Romney’s loss closes out ‘Mormon moment’
Mitt Romney attending church on Sunday earlier this year.
November 8th, 2012
03:20 PM ET

Romney’s loss closes out ‘Mormon moment’

By Dan Merica, CNN

Washington (CNN) – Mitt Romney’s defeat appears to close out a years-long “Mormon moment,” a period of national fascination with the Church of Jesus Christ of Latter-day Saints.

It has also provoked Mormon disappointment; Romney would have been first Latter-day Saint in the White House, culminating a decades-long process of growing Mormon acceptance and influence.

But prominent Mormons and religion experts say Mormons should be heartened that Romney’s candidacy appeared to help mainstream the relatively young faith, which was founded in 1830 in upstate New York.

“Part of the Mormon moment was curiosity and much of that curiosity has been satisfied,” said John Green, professor of political science at the University of Akron.

“There will always be people who disagree with them,” Green said, “but the sense is that this community is part of the broad middle of American society.”

As stories about the LDS Church graced the covers of magazines and front pages of newspapers, the church’s press office was working overtime to answer questions from around the globe. A church that prefers to keep private became very public.

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“Without question there has been an increase in interest in the Church over the past several years,” church spokesman Michael Purdy told CNN. “Although there have been exceptions, this attention has given people the opportunity to know who we are and what we believe.”

It also meant more publicity for aspects of the church that many Mormons would prefer not dwell on, like the church’s onetime practice of polygamy (the church banned the practice more than 100 years ago) and its denial of the priesthood to black members until the late 1970s.

But even the uncomfortable questions were good for the church, said Richard Bushman, a Mormon scholar who has served as a local Mormon leader.

“So long as those objections and criticisms were kept under wraps, they just sort of festered there,” Bushman said. “Getting them out in the open where people could speak candidly, that in a way clears the atmosphere.”

Coverage of Mormonism also led to some level of misinformation. One example: On the TV show “The View,” on October 18, 2012, Whoopi Goldberg asked Ann Romney, Mitt Romney’s wife, about how she would relate to soldiers.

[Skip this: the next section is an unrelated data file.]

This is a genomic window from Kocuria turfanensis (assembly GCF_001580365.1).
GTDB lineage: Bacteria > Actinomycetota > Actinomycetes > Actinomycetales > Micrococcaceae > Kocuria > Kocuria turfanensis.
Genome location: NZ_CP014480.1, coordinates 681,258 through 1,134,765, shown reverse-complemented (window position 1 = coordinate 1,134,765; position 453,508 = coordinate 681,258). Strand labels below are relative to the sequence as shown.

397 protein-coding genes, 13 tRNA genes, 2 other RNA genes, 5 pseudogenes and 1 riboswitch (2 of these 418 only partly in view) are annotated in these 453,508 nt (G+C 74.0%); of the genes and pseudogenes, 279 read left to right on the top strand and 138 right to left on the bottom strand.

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“As first lady, if you get the job, it’s going to entail a lot of things, and one of those things is going to be talking to the mothers whose children are coming home in bags, you know, from wars,” Goldberg said. “Now, I know - I believe that your religion doesn’t allow you to go fight.”

Goldberg was wrong. Mormons are actually known to enlist in the military at higher levels than others. “No, that's not correct,” Ann Romney told Goldberg. “We have many, many members of our faith that are serving in armed services.”

Purdy, the church spokesman, says such exchanges were ultimately beneficial.

“A good deal of misinformation has been replaced with a more accurate picture of the Church, its doctrines, and its members across the world,” Purdy said. “That is a good thing for all involved and we look forward to these opportunities continuing.”

But with Romney’s loss, interest in Mormonism is expected to dwindle. Joanna Brooks, a well known Mormon blogger and author says it’s only a matter of time until that interest returns.

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“There have been many Mormon moments, and there will be many more to come,” she said. “Mormonism remains a vibrant and distinctive force on the American religious landscape, and as a young religion with a new global reach, the Mormon story is still unfolding.”

The last Mormon moment, she said, was a good one: “This is a moment in which the nation proved that it was capable of having a discussion about candidates and platforms without openly subjecting either candidate to a religious test.”

Though Romney’s faith garnered plenty of coverage - from Time’s cover story “The Mormon Identity,” to New York Magazine’s “Where is the Mormonism in Mitt Romney?,” - neither the campaigns nor outside groups made much, if any, mention of it.

Romney’s bid seemed to improve relations between Mormons and evangelical Christians, many of whom have long seen the LDS Church as a cult. In May, Romney spoke at Liberty University, founded by Jerry Falwell.

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Weeks before the election, too, the Rev. Billy Graham met with Romney for the first time and removed “Mormonism” from a section of his website devoted to cults.

“The Billy Graham business, for me that was symbolic that evangelicals instead of just dismissing Mormonism, (they) now need to talk a little more about what they mean,” Bushman said.

According to exit polls on Tuesday, 79% of white evangelical Christians voted for Mitt Romney in 2012. That’s an even higher share of the white evangelical vote than John McCain got in 2008, when he was the Republican presidential nominee.